Motherboard, CPU, And RAM
Motherboard: Gigaybte P55-UD4P
The ability to support two high-performance graphics cards at adequate bandwidth, plus a top-overclocking Nehalem-based processor, was the primary concern we had for our motherboard selection. Because so much money had been spent on graphics, we also wanted a bargain price. Recently awarded for its excellent value, Gigabyte’s P55-UD4P fit the build perfectly.
At $170, the P55-UD4P is one of the least-expensive motherboards to support both high-amperage CPU overclocks and automatic pathway switching for two PCI Express (PCIe) graphics cards. While the extra PCIe pathways of an X58-based solution might have proven slightly better from a performance standpoint, the higher price of entry would have killed our budget.
CPU: Intel Core i7-860
Lacking any stock-speed performance benefits compared to its Bloomfield-based predecessors, our experience has shown that Lynnfield-based processors are still slightly better for overclocking and usually run a little cooler. Overclocking at a reduced cost is key to our final value analysis, so the only remaining question was “which one?”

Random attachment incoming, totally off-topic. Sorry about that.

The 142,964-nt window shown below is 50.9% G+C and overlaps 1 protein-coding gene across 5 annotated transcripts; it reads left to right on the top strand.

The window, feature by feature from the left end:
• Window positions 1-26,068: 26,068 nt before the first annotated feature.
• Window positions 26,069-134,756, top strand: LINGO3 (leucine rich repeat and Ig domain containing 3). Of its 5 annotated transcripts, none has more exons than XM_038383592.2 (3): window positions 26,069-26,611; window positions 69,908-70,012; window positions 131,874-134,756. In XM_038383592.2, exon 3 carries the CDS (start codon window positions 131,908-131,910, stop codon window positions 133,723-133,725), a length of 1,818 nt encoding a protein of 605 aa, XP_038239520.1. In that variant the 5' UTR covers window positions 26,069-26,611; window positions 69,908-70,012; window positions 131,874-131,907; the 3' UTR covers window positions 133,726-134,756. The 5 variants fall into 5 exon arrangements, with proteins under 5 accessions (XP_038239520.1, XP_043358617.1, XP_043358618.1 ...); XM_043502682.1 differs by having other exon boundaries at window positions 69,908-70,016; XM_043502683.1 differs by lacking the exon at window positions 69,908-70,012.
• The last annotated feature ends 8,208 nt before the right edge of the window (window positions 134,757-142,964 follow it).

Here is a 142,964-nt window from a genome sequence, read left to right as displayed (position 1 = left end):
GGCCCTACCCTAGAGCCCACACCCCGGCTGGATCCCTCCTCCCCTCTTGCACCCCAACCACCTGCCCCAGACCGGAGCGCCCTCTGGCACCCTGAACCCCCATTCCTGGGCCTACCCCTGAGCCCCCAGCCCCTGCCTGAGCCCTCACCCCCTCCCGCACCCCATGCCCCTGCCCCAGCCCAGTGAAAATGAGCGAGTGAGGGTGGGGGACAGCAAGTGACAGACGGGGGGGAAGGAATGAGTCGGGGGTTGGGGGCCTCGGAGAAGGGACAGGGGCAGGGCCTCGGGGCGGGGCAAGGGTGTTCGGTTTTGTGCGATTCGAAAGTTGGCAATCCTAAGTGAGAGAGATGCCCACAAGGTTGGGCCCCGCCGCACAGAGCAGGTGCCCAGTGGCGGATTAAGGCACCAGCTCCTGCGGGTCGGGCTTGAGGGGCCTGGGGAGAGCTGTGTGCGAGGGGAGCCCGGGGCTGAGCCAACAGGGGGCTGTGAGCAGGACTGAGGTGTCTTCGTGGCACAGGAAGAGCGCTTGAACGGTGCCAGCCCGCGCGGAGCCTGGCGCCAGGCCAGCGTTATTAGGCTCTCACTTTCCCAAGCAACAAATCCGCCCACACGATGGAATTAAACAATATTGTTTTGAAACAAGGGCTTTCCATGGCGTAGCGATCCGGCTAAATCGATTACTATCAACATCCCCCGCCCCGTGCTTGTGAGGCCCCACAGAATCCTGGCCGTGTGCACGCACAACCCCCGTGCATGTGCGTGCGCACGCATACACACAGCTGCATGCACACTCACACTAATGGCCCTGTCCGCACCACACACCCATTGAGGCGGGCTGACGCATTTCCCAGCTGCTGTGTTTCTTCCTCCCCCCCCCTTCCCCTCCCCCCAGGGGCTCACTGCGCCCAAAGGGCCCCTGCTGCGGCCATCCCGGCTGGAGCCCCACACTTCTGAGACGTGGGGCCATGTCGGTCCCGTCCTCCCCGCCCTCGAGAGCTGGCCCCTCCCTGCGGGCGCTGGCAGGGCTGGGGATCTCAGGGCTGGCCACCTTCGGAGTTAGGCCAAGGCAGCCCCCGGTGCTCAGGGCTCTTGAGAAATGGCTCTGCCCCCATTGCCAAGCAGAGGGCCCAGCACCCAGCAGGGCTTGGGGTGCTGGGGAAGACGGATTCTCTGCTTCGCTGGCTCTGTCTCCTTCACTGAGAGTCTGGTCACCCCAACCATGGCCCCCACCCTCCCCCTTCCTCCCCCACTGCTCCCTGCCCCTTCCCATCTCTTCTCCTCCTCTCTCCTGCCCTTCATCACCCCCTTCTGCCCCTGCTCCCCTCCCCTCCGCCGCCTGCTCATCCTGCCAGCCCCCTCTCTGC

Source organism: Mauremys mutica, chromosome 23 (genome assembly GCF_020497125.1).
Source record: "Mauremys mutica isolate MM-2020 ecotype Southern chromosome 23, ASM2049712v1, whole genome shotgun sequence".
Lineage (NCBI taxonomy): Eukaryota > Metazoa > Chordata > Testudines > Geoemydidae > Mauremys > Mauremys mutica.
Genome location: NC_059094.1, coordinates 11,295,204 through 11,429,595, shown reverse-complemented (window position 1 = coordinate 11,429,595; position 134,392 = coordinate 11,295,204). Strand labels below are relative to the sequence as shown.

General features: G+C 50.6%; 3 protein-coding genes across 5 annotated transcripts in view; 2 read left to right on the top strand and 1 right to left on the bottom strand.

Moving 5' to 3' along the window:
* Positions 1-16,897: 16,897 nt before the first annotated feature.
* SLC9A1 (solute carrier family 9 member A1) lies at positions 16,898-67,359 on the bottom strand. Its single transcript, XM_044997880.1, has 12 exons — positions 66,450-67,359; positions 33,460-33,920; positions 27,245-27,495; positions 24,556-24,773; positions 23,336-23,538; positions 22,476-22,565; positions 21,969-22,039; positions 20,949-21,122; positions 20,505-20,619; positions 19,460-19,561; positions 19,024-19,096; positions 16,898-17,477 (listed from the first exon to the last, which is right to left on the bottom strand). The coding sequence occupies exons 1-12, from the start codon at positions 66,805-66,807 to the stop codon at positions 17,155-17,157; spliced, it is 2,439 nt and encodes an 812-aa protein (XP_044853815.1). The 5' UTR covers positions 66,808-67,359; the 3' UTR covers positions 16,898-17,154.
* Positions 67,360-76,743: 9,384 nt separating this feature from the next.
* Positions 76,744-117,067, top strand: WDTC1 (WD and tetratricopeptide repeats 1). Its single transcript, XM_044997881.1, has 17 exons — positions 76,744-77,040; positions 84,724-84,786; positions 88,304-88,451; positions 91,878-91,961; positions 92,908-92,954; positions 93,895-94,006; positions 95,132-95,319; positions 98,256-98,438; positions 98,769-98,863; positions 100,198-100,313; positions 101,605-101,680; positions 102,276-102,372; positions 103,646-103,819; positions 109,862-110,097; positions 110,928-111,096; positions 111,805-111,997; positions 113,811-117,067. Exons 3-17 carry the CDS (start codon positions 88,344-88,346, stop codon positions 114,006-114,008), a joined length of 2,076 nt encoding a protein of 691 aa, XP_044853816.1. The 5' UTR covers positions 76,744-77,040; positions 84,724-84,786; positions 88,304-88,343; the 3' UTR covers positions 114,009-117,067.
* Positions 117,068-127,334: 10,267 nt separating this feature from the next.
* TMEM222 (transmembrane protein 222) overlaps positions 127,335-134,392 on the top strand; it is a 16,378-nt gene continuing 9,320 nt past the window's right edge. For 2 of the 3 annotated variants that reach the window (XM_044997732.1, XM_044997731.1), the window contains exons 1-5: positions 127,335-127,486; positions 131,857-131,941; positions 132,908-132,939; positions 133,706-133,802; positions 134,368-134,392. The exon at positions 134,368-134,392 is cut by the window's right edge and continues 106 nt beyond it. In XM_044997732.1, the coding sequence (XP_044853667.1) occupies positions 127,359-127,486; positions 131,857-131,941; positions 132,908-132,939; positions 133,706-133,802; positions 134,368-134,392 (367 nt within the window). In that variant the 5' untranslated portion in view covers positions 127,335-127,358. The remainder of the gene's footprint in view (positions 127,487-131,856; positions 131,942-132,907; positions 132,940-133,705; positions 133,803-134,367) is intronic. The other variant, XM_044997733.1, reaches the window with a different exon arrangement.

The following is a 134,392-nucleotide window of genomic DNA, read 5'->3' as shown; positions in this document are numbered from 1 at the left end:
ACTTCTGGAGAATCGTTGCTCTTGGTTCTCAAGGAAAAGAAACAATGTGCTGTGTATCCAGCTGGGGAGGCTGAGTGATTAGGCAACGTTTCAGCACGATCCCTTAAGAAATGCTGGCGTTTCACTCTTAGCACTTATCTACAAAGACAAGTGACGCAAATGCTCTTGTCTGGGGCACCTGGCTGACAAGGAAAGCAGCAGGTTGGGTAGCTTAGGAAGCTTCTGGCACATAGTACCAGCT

At around half the price of Intel’s 2.93 GHz Core i7-870, the i7-860 provides most of the clock speed and, hopefully, most of the overclocking capability of its high-priced sibling. For an extra $80 compared to the 2.66 GHz i5-750, the i7-860 benefits from a higher 2.80 GHz base clock, a higher five-bin maximum Intel Turbo Boost multiplier increase, and an increase to eight virtual cores via Hyper-Threading that can help keep the execution pipeline full. Comparing price to potential performance makes the Core i7-860 appear to be the best-value product to fit within our $2,500 budget.
DRAM: Two Crucial CT2KIT25664BA1339 4GB Memory Kits
The most highly awarded memory we’ve ever used, Crucial’s DDR3-1333 CAS 9 consistently impresses us with a low price and superb overclocking capabilities even after testing several kits, usually purchased from Newegg.
Most builders would expect us to use so-called “high-end” memory in a $2,500 machine, but our budget would have limited us to 4.0GB of the expensive stuff. Crucial’s low-cost kits get us close to the high rated speeds of high-priced parts while leaving enough room to expand our configuration to an impressive 8.0GB.